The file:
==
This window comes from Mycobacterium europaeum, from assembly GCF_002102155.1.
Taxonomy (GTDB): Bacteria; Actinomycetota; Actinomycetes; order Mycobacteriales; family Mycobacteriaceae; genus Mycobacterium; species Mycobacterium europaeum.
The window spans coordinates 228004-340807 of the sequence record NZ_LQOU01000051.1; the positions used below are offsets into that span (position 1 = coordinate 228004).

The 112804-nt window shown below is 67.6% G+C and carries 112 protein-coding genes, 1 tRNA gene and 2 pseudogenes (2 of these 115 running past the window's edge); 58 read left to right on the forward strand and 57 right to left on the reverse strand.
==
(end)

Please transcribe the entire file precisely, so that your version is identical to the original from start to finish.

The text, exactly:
This window comes from Mycobacterium europaeum, from assembly GCF_002102155.1.
Taxonomy (GTDB): Bacteria; Actinomycetota; Actinomycetes; order Mycobacteriales; family Mycobacteriaceae; genus Mycobacterium; species Mycobacterium europaeum.
The window spans coordinates 228004-340807 of the sequence record NZ_LQOU01000051.1; the positions used below are offsets into that span (position 1 = coordinate 228004).

The 112804-nt window shown below is 67.6% G+C and carries 112 protein-coding genes, 1 tRNA gene and 2 pseudogenes (2 of these 115 running past the window's edge); 58 read left to right on the forward strand and 57 right to left on the reverse strand.